Tier 2. Jane increased the frequency of BSP to an average of 2.13 during Tier 2 intervention with a range of 0 to 3. Student average time on-task during Tier 2 was 57% with a range of 32% to 92%. Although the data showed a higher level of BSP, Jane's BSP frequency stayed consistent, with no increase over eight observations; therefore she was moved to Tier 3 to encourage increased BSP. During treatment fidelity checks the researcher discovered that Jane was not consistently videotaping her lessons, but she did so after resolving equipment concerns.

Tier 3. The average frequency of BSP during Tier 3 was 5.2 per 5 minutes with a range of 3 to 9. Student time on-task averaged 62% with a range of 39% to 87.

Social Validity

The results of the social validity questionnaire are presented in the following paragraph as well as Table 3. The three participants agreed with all of the statements but one. In response to the statement "professional development is more effective when it addresses needs of the faculty as a whole," one disagreed, one somewhat agreed, and the other agreed. All participants strongly agreed that BSP is an effective, feasible intervention to increase desired student behavior and that collaborative coaching is an effective tool for teacher improvement. All three indicated they would use self-monitoring sometimes, but they varied in their response to how often they would ask for assistance from a collaborative coach. One responded frequently, one responded sometimes and the third responded once in a while.

Additional comments reiterated-acceptance and confirmed efficacy of increasing BSP to improve student behavior:

* The BSP that I did on my class this year made a huge difference in the attitudes of my students. It didn't solve every problem, but it really had a strong impact on the behavior of the whole class as well as the targeted student. The downside to this was the timing. This is something that could have been implemented in the fall and saved lots of wasted time just with management. I will definitely incorporate this along with a few other things at the beginning of the year next year. I think it is really easy to get stuck in the habit of acknowledging the negative behaviors and overlook the positive behaviors of the students. I know that I didn't realize this until I started focusing on the positive behaviors. ... Now that I am comfortable with implementing BSP in my class, it isn't difficult or frustrating at all. ... Overall I learned some great ways to change the behaviors of the class and make my classroom a more positive environment.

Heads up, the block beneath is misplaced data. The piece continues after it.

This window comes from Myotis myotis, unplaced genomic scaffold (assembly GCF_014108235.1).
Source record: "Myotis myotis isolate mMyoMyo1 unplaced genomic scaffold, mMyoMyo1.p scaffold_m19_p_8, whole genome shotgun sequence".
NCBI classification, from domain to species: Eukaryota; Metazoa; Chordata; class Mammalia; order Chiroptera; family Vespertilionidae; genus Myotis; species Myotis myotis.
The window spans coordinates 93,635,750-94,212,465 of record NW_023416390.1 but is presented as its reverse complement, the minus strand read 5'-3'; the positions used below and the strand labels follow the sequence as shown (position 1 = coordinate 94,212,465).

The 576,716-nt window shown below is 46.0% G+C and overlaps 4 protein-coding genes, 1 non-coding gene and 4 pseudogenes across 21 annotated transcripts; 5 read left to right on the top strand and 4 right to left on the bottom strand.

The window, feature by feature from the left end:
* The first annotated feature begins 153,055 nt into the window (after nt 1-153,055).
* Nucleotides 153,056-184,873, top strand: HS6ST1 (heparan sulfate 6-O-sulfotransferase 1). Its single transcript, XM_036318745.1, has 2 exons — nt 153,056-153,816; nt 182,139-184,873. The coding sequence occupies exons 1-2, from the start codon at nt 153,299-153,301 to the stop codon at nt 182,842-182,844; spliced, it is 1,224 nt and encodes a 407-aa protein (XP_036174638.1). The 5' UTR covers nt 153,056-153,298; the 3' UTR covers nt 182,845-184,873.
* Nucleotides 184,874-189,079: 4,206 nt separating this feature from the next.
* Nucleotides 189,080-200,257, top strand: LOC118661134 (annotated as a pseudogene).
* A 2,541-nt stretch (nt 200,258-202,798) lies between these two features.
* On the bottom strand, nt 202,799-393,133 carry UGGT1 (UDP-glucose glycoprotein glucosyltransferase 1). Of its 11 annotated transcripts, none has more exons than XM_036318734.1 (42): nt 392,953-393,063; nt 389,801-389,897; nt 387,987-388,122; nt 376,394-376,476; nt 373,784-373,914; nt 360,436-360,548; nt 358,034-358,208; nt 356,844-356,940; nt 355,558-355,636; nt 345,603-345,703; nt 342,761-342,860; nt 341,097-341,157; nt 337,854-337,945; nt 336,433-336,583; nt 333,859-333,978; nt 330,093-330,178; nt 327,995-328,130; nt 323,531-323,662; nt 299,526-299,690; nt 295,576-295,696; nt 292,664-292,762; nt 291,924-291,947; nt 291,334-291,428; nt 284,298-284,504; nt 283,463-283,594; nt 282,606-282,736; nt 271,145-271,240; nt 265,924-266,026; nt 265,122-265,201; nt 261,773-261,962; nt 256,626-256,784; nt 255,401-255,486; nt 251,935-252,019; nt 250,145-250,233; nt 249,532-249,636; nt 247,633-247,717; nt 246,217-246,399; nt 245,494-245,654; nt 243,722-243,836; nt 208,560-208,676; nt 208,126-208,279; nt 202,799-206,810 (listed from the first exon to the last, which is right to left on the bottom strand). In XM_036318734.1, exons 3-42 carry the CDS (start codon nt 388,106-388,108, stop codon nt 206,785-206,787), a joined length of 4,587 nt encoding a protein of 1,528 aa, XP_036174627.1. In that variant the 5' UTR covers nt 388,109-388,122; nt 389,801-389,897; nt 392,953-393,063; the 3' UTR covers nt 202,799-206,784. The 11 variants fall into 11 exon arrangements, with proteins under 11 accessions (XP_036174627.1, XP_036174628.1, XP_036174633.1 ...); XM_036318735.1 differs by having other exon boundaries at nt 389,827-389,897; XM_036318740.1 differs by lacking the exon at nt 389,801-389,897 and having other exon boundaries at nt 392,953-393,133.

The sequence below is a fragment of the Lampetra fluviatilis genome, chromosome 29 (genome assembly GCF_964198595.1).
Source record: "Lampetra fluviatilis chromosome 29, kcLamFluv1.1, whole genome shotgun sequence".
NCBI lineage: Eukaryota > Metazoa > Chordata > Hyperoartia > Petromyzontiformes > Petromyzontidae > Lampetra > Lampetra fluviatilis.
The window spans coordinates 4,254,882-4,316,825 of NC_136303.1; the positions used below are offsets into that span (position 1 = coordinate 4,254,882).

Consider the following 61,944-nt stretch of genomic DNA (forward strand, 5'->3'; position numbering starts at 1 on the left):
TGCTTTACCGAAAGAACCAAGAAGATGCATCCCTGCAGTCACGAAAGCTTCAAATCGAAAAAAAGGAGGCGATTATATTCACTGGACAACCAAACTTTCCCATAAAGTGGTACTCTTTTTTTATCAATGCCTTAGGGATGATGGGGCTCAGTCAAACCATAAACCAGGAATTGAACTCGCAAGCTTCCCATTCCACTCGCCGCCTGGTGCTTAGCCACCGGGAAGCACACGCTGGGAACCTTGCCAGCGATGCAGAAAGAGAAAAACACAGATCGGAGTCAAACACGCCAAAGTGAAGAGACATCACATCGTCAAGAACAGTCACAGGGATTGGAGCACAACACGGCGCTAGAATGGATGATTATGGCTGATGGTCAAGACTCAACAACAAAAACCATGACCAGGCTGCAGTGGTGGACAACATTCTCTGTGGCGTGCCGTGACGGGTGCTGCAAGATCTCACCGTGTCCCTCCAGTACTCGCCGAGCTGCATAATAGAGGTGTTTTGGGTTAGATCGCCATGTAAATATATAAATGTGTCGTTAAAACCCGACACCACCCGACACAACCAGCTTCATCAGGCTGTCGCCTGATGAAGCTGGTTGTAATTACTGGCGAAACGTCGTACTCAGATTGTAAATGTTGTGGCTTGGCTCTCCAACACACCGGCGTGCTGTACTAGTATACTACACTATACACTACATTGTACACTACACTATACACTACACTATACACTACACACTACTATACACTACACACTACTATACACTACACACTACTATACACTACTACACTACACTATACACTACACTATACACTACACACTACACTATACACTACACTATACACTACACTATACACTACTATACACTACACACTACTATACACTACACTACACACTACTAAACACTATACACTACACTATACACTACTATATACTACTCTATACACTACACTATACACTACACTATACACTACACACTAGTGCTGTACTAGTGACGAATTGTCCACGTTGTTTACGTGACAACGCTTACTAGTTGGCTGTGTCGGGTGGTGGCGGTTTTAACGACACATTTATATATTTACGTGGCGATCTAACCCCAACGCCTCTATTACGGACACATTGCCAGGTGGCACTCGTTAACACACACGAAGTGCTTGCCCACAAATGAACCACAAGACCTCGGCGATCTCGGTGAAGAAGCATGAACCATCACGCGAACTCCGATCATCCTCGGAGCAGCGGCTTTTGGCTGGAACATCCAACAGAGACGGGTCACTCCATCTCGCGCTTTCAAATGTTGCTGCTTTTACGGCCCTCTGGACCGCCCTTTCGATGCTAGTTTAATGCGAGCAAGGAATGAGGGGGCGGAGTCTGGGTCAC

* To be honest it made me very nervous to have other professionals observing me, but I learned through the process the value of praising specific behavior. I learned that it takes practice to see the behavior and then to give praise for the behavior. I know that I have improved on "seeing" the desired behavior and giving praise, and I will continue to improve this teaching technique.


The main focus of this study was to examine the effects of tiered intervention on teachers' acquisition of a specific skill: Specifically, we examined teacher response to individualized professional development in respect to increasing BSP. Secondly, student response to teacher praise and teacher perceptions of the research efforts were evaluated. This study expands the findings of the Myers et al. study, as well as the research on effective professional development using video self-monitoring and coaching.

Baseline data on BSP rates revealed that teachers gave little to no behavior-specific praise statements, especially directed towards students they identified as disruptive. These findings are consistent with research on teacher-student interactions with little positive feedback or praise for appropriate conduct (Brophy 1981; Beaman & Wehldall, 2000; Sutherland et al., 2000). The baseline condition was followed by Tier 1 intervention--the school-wide faculty training on BSP. After this training, teachers were challenged to increase their frequency of BSP by 50%. (Those with a rate of 0 were challenged to increase their rate by 100%). All teachers at the faculty meetings, including the participants, committed verbally to do so for the school year.

Results indicated that participants' BSP did not increase consistently following the faculty training. During the Tier 1 condition two participants made slight improvements but rapidly returned to baseline, showing only slight effects between the independent and dependent variable. These results agree with research demonstrating that a one-time delivery of information is largely inadequate to change teacher behavior (Billingsley, 2005; Garet, Porter et al., 2001; Garet, Wayne et al., 2010; Guskey & Yoon, 2009). Similarly, these results extend comparable findings that a one-session faculty training so often used in school districts does not yield significant change in teacher behavior (Elmore, 2002; Fixsen et al., 2005; Myers et al., 2011; Sprick et al., 2006).

In contrast, when visual feedback (via video self-monitoring) was added during Tier 2, the frequency of BSP increased for all participants, especially for Gail, who examined her teaching and increased her BSP enough to require no additional support. Similarly, Anna reported, "I had no idea I said [a specific word] over and over as I teach. I need to change that right away."